The computational design process uses a simple structural diagram as starting point to generate a basic mesh geometry with several principal ribs. Iteratively, new generations of secondary, tertiary and quaternary ribs are introduced based on quantifiable relationships between the existing ribs. After several iterations of selective subdivision sequences and parametric smoothing, the articulated final surface is defined with around 6 million mesh faces.

dbt, WEF Prototype
The reflected ceiling plan of the Funicular Floor demonstrator, showcasing the structurally-informed soffit articulation and the integrated functional heating and ventilation outlets. Andrei Jipa | dbt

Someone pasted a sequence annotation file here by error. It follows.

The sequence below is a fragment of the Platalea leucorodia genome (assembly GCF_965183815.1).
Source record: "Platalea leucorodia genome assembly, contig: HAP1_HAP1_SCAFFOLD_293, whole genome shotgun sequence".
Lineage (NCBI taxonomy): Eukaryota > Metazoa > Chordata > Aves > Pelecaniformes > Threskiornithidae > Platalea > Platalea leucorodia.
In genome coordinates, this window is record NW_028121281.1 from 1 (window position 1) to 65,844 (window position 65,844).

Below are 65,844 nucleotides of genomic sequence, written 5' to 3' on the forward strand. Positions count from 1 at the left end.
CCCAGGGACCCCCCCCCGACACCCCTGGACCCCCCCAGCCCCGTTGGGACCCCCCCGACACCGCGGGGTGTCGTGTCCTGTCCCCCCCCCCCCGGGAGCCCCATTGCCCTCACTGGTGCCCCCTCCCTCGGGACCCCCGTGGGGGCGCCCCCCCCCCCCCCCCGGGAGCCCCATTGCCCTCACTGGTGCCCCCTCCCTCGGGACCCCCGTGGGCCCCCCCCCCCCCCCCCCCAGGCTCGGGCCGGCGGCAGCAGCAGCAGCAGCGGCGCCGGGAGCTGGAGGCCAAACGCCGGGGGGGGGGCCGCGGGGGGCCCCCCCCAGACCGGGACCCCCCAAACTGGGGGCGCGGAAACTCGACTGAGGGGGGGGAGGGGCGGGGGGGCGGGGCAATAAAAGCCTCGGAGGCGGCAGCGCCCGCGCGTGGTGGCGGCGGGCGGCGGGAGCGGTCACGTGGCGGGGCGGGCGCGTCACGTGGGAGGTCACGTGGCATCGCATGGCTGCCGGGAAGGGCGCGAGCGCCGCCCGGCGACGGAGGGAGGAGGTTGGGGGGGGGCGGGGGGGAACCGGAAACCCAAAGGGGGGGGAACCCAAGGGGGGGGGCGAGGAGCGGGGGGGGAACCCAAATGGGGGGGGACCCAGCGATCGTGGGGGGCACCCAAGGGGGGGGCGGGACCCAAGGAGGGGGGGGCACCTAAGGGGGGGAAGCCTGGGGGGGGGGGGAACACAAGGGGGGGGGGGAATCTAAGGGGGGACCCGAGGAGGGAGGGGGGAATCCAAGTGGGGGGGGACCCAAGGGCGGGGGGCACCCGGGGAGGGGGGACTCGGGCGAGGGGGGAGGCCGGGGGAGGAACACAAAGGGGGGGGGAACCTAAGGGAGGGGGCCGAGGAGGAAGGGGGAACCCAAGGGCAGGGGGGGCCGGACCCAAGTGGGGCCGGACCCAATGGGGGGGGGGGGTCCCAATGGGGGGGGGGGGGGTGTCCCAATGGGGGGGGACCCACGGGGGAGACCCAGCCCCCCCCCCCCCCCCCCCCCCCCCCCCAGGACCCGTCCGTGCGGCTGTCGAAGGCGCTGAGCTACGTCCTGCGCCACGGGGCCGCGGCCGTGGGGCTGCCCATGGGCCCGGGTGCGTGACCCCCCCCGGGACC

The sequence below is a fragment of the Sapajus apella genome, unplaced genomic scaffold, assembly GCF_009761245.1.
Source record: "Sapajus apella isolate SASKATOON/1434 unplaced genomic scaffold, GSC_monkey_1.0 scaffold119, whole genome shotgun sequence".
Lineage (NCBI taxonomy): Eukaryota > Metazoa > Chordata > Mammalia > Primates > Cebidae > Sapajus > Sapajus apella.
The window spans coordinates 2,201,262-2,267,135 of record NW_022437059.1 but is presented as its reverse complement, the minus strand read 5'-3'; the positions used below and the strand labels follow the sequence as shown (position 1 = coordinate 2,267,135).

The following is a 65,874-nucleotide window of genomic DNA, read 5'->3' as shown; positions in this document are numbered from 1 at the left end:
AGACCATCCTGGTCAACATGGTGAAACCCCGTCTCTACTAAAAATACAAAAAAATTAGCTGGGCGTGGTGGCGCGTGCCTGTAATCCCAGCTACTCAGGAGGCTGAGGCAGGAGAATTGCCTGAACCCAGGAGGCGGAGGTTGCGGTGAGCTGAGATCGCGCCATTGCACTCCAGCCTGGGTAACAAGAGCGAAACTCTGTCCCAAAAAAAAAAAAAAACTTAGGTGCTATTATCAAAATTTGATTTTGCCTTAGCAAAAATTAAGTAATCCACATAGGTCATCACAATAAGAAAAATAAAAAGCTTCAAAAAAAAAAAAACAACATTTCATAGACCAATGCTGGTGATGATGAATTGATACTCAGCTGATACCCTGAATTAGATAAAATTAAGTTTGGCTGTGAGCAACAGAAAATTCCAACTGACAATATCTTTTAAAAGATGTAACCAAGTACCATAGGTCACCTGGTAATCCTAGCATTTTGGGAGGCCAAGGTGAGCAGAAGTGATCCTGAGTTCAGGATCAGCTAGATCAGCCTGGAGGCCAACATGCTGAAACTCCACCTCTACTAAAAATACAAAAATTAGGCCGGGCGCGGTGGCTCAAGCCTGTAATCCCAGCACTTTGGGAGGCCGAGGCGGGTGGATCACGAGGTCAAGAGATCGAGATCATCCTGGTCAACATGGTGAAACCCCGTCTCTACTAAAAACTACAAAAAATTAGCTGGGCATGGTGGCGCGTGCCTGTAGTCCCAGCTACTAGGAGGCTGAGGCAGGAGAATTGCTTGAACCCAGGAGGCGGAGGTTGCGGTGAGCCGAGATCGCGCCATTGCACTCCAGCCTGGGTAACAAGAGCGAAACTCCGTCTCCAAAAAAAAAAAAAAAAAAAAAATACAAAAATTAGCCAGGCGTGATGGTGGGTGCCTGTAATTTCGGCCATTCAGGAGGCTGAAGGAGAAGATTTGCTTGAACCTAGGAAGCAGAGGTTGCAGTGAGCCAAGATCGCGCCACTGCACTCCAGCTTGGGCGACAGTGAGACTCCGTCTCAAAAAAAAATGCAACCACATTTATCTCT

The Funicular Floor demonstrator, exhibited in the ETH Zurich Pavilion in Davos during the 2019 World Economic Forum, showcases the combined research efforts of three research chairs at ETH Zurich, within the National Centre of Competence in Research in Digital Fabrication (NCCR dfab). It aims to demonstrate the vast potential of new digital design and fabrication methods to address today’s grand challenges of the building industry.

The Block Research Group developed the optimised rib-stiffened funicular structure, which efficiently carries the compression loads internally and transfers the tension externally in steel ties. This offers a 70% reduction of concrete needed in the slab. The low stresses in the optimised geometry allow the use of weaker, but sustainable recycled aggregates in very thin concrete sections.